Someone commented on that blog and I came across a scenario in a section where the rule is to DQ and reverse where the DQ effect was even deeper.
Imagine team A going in to their last match against team B with both having 2-0 records, the winner advancing to Nationals. Team A wins their 3rd court while 1D is still finishing. Team A 1D goes ahead and finishes and wins in a match tie-break, so a 4-1 win and off to Nationals right?
Not so fast. Team A 1D had a self-rated player that was DQ'd in that last match. Ok, so 3-2 win and off to Nationals then right?
Not so fast. Team A had an earlier 3-2 win where the DQ'd player had won, and since this was now reversed too, that became a 3-2 loss. So now the teams are both 2-1 and the courts won tie-break (this was before the new rule using head-to-head earlier) sends team B to Nationals. This happens despite the fact that they just lost 4-1 (even 3-2 if you want to reverse the DQ'd match) to the other team.
Now, if the team A DQ'd player was really out of level as the DQ indicated, you can make the argument that this is the right thing. Team A shouldn't benefit from having an out of level player. But it introduces complications and delays regarding going back farther into prior round robin phases to have the champion ultimately determined.
It also creates situations where a team may actually benefit from throwing a match against a self-rated player in order to get them DQ'd and reverse an earlier match. Imagine a scenario where team A is 4-0 in round-robin play and is playing a 2-2 team B in their last match. There is no chance for the team B right? Best case is they win and only get to 3-2 and team A is 4-1.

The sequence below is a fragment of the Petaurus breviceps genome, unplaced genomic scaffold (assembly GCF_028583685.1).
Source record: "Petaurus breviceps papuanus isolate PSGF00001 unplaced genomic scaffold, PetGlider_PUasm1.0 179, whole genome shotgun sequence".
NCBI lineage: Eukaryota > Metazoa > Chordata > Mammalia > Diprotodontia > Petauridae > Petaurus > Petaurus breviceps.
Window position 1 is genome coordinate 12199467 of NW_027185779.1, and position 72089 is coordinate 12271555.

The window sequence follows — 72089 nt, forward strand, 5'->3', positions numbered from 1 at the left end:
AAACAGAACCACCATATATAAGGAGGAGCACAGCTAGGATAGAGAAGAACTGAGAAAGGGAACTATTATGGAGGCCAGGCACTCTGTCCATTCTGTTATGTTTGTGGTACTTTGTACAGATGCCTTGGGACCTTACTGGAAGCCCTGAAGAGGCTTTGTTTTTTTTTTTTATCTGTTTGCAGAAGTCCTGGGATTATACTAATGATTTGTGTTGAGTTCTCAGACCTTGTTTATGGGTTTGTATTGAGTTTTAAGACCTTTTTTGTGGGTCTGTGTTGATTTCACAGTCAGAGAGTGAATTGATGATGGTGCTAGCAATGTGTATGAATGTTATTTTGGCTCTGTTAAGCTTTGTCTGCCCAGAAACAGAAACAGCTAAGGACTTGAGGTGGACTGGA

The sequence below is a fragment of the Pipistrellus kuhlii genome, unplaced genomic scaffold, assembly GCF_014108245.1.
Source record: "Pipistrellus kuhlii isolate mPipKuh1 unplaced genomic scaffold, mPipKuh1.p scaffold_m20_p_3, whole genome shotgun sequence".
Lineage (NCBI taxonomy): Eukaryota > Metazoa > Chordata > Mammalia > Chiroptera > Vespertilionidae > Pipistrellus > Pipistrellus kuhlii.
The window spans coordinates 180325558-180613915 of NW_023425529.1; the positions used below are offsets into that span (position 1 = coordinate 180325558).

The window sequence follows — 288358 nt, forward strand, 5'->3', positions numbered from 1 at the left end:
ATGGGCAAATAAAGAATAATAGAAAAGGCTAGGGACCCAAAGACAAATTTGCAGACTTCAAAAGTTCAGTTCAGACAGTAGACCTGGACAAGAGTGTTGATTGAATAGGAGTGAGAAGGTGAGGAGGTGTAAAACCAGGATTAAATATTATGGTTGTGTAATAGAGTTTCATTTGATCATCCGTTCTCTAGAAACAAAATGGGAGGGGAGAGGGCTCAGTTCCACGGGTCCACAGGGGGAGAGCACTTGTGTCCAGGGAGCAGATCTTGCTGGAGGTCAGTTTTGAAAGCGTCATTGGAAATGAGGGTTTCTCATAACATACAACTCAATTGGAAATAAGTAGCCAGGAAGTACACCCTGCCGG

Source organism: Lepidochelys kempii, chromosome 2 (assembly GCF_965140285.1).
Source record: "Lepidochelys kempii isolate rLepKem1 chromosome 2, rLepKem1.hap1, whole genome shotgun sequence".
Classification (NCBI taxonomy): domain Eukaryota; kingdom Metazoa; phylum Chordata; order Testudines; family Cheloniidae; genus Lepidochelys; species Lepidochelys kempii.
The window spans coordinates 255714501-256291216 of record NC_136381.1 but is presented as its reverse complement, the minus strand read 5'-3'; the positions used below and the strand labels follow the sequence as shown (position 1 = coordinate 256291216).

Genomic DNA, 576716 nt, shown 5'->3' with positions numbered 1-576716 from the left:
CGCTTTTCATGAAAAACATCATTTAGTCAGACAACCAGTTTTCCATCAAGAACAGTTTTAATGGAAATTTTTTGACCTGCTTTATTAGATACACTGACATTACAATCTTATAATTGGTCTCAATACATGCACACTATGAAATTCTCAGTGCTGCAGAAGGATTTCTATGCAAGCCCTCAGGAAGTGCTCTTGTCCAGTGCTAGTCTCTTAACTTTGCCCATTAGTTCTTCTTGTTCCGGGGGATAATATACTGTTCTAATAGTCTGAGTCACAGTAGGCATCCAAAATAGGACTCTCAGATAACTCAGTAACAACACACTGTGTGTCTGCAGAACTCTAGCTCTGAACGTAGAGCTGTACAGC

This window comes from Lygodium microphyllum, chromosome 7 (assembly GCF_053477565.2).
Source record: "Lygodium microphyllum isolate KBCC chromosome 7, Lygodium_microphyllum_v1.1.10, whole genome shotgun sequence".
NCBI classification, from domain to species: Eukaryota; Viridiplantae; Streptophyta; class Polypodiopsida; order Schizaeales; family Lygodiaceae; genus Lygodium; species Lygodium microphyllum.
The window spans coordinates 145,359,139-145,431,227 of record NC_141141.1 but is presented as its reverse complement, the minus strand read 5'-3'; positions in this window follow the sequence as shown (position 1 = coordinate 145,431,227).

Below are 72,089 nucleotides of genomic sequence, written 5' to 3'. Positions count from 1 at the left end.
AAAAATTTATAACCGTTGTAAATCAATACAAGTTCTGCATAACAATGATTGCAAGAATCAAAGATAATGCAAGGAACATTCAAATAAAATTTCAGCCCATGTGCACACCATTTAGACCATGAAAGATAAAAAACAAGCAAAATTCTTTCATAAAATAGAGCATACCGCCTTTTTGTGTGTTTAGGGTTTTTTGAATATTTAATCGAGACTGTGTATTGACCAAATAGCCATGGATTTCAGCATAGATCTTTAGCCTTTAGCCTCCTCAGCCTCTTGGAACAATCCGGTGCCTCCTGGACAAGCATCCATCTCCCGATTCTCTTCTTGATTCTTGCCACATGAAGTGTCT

Not so fast. In this case, team B could lose the match 3-2, and have a record of 2-3 while team A's is 5-0, but team B end up winning and advancing. How?
If team A has a self-rated player that is carrying two strikes and won a court in a prior 3-2 win, and team B throws the match against that player causing them to be DQ'd. It is also possible that if the match wasn't thrown, the player would not have gotten a third strike.
In this scenario, that team A 3-2 win becomes a 3-2 loss. Ok, the records are now team A 4-1 and team B 3-2. But wait, that prior team A 3-2 win now gets reversed too and team A falls back to a 3-2 record. One can then conjure up scenarios where team B wins the tie-breaker between the teams at 3-2.
So, as unlikely as this scenario may seem, the extra delays and checks to determine the champ, and this incentive to throw matches or other related shenanigans are possibly the argument some sections use to not adopt the "DQ and reverse" approach.